Emergence of Compassionate Leadership

June 27, 2024 at 6:00 AM |
Posted by:
Kim Van Auken
Kim Van Auken

Picture1-Jun-25-2024-05-53-21-2097-PMFor the past six years, the University of Minnesota’s School of Social Work and Alia have offered a Trauma-Effective Leadership Certificate that brings together a small cohort of leaders from private and public sectors to learn how to become inspired leaders who can create environments that are not only trauma-informed but also effective at mitigating and ameliorating trauma. I have had the honor of teaching this course and each time I do, I walk away with humbleness, gratitude, and new learnings.

Vulnerability plays a key role in becoming a trauma-competent leader. Vulnerability means leaders being willing to reflect on their past and current thoughts, experiences, and behaviors, and understanding how these factors contribute to their work culture. Essentially, they must assess their trauma. Let’s face it: today leaders are managing organizational change, hybrid models of practice, low retention, challenges with hiring, and organizations shutting their doors, to name a few – as well as grief and loss that can be associated with these things. These topics have been consistent in course discussions since the pandemic. Persistence with these obstacles can take a toll on anyone, creating pain and individual and collective trauma, ultimately impacting the work culture. This stands true for leaders as well, as they are at the helm trying to navigate the best decisions for everyone.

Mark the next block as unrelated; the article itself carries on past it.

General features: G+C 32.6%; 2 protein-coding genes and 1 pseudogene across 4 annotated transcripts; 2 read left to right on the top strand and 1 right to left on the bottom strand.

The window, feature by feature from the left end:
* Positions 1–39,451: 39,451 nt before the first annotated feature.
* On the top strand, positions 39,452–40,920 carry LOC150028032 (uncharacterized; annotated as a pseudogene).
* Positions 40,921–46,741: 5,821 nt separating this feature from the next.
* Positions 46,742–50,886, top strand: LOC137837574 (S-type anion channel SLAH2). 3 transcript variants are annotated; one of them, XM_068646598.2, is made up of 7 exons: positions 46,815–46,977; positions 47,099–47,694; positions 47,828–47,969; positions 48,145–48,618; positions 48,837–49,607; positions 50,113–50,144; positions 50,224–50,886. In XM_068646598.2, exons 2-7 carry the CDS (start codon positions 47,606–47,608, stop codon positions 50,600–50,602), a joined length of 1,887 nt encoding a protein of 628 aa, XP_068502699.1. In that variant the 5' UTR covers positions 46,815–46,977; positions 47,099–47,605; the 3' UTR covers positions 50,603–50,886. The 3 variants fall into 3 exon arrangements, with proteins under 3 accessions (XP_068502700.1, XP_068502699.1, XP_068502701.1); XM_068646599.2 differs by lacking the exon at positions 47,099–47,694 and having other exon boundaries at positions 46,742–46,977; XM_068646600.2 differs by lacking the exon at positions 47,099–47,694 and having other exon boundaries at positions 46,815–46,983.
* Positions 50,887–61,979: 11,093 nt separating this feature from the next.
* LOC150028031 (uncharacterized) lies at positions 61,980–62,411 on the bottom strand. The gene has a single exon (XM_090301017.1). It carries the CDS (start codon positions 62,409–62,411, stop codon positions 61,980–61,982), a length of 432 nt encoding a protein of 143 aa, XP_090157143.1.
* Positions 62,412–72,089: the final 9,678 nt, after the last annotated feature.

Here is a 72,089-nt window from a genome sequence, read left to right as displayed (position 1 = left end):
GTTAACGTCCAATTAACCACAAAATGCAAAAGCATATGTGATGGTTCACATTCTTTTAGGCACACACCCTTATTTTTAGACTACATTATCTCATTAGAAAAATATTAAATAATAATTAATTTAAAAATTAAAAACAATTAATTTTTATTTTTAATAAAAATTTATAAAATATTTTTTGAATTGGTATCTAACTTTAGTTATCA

So, what is a leader to do? From reading and evaluating the work and reflections from leaders, what emerged as a common thread is being vulnerable does not come easy. It’s downright hard. There seems to be such a need for perfectionism (at a cost, I might add) and it is this that becomes a roadblock to vulnerability. The belief that you need to know everything, never fail, and always be prepared for the worst-case scenario. Sound familiar? This is traditional leadership, and Winston Churchill says, “perfectionism is the enemy of progress.” By giving up this idea of perfectionism, you create a safe space for others to be vulnerable too.

As leaders in the Trauma Effective Leadership Certificate manage challenges, they understand now more than ever the critical need for trauma-informed and trauma-effective leadership. Traditional leadership procedures can fail us and cause us to feel ill-equipped. However, by the very nature of being a leader, you have the capacity and authority to cultivate a community of healing through compassionate leadership. This requires vulnerability. Compassion fosters the space to heal, learn, adapt, connect, and recover.

To leaders: reveal your humanity. Be vulnerable and normalize and model similar emotions and behaviors impacting your employees. When people know they can bring pain to the office instead of concealing it, it creates psychological safety and regulation, allowing them to focus on their work.

Are there areas you may need to shift to lead with compassion? If so, what intentions might you set for yourself today?